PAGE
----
"We had MidAmerican making phone calls because it was such a big change in how much money the district was saving. They thought something was wrong because of the significant drop in energy," said Spalding Park Elementary School Principal Mimi Moore talking about the Sioux City School District's energy saving program.
The district's energy saving program is less than two years old but already, it's saving hundreds of thousands of dollars.
So far the program has saved roughly $750,000, thanks to schools making some changes both big and small. And they're adding it up to extra dollars and common sense.
In schools across Sioux City, you'll find signs reminding everyone there to conserve energy as part of the district's energy saving program.
"It's just those, you know, common sense kinds of things. Keep your door closed, turn off your lights if you're not there. During breaks we shut everything off and unplug everything from the wall. And even though it may seem like something small like taking a plug out of the wall, it's still consuming energy," Principal Moore said.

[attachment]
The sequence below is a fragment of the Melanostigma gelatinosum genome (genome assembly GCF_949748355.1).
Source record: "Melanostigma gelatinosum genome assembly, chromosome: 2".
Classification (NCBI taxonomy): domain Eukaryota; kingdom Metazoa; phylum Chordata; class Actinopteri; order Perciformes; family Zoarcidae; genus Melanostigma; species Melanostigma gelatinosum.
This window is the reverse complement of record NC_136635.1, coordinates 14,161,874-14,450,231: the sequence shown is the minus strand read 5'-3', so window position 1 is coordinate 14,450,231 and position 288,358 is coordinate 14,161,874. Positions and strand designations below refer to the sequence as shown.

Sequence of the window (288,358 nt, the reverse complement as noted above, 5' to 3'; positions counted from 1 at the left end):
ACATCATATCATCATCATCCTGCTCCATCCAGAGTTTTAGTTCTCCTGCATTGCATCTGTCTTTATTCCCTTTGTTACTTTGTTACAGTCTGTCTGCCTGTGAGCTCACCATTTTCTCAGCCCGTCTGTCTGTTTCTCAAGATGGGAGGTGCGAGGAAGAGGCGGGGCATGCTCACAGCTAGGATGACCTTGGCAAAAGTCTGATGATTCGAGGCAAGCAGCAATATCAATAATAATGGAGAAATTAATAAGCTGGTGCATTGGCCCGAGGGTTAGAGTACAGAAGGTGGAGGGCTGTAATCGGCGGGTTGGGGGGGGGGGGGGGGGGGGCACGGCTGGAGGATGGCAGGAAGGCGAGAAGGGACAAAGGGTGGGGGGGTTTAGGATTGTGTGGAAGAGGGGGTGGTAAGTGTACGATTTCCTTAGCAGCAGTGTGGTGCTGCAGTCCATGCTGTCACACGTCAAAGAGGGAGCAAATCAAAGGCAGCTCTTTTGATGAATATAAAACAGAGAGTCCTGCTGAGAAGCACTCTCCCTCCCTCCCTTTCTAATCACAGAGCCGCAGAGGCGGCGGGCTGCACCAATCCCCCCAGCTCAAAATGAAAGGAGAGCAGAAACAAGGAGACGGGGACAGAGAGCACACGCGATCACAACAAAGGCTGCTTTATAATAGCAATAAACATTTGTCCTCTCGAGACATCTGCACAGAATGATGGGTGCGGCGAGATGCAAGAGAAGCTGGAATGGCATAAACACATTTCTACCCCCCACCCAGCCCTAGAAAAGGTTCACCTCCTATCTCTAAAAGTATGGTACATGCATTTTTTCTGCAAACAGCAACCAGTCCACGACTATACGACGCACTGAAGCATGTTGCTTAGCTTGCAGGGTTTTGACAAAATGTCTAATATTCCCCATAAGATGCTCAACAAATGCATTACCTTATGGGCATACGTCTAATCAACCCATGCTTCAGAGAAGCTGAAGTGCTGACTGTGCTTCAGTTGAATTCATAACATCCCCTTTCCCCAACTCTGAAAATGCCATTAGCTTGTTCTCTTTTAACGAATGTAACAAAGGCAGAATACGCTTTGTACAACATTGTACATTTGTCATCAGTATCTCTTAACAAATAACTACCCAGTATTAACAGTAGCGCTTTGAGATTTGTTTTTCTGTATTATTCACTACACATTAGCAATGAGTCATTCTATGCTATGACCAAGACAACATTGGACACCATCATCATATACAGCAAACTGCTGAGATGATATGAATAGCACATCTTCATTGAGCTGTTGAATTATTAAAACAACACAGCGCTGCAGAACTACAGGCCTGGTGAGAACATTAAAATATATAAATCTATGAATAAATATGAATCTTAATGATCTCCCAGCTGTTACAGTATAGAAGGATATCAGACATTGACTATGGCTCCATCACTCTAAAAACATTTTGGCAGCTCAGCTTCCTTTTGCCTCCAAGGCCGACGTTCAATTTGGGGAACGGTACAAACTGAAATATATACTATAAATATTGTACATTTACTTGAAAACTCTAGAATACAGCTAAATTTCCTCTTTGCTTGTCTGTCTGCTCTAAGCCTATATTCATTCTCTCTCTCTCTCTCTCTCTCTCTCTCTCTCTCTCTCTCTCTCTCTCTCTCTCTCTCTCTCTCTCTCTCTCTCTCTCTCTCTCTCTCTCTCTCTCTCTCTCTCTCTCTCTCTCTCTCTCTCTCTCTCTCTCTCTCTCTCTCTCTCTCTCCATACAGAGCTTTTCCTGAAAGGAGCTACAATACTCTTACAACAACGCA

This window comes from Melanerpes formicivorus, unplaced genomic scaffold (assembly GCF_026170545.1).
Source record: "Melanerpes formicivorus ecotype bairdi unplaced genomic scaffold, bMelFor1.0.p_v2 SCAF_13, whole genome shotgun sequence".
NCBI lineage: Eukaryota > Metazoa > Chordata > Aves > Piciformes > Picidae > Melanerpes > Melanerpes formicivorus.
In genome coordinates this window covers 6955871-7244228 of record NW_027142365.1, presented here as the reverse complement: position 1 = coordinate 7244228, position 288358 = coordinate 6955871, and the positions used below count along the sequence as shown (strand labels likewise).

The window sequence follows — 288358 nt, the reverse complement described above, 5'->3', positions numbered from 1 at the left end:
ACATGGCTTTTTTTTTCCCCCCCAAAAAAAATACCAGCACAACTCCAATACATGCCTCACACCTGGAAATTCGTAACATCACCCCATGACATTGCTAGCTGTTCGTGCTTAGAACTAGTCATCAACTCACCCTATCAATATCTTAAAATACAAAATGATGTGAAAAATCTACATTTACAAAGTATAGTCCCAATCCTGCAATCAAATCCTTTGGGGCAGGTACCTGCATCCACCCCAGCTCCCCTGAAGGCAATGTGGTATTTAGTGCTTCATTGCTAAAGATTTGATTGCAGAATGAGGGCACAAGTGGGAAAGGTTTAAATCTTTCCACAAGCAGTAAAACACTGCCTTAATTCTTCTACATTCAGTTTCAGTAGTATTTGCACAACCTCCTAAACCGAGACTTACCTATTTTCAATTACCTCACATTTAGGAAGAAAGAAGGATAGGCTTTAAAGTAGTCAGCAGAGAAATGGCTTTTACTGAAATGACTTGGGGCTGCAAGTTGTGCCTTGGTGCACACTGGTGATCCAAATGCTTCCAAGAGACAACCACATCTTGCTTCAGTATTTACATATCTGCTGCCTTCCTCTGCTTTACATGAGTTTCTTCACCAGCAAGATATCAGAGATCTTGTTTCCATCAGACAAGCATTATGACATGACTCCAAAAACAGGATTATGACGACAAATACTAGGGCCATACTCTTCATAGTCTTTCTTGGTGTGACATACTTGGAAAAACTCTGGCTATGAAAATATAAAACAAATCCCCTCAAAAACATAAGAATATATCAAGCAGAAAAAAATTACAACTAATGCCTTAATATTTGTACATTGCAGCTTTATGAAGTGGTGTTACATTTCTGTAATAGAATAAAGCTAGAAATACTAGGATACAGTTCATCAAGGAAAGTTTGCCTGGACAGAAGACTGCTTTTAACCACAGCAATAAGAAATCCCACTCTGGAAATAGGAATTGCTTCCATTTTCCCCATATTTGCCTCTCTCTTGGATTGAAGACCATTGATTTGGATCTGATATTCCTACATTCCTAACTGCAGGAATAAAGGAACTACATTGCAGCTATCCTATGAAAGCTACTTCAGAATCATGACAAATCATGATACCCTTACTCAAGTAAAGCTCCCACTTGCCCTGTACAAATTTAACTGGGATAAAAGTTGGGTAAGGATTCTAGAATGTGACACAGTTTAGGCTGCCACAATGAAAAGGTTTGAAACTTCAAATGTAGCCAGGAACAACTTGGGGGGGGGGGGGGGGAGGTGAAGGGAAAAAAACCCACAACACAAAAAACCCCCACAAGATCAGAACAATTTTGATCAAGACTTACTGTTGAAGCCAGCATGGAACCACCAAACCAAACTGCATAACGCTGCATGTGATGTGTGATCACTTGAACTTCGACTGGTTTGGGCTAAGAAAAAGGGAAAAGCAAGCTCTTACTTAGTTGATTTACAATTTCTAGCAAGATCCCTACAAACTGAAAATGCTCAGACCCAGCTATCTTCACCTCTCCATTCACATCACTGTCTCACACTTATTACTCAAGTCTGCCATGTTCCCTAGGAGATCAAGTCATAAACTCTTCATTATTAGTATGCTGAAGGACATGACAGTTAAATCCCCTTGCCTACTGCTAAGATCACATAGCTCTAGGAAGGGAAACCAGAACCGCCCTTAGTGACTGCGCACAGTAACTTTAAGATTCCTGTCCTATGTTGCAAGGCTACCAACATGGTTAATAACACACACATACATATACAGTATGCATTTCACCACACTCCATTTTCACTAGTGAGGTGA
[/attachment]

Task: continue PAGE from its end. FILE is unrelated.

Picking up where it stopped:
Moore said conserving energy is now a habit and it's one that's making a big impact. In less than two years, it's saved schools $750,000.
"Once people embraced the change and understood that we're going to maintain a good learning environment but ultimately, to see the effects of our program both on the environment as well as on money that can be freed up for other things. I think it's been a very positive thing for our school district," said Sioux City Schools Energy Specialist Jeremy Taylor.
Sioux City Schools have been nationally recognized, many with the Energy Star rating.
But not all the changes have gone over smoothly. Some changes, like regulating the school's temperature levels, through the air conditioning for example, have gotten a few complaints.
"I've gotten a few, but they've usually been dealt with. Lots of times too, it's because they're so hot from playing or they haven't drank enough and so they're dehydrated," Principal Moore said.
But most agree, the changes have been a good thing, making a big impact on both the bottom line and the environment. But of course, the program is still pretty new and Taylor says they're always looking to improve things.
"I do think there's room for more growth as we go forward," Taylor said.
According to Taylor, the energy they've saved since the program started is equal to 1,400 passenger cars being pulled off the road for a year.
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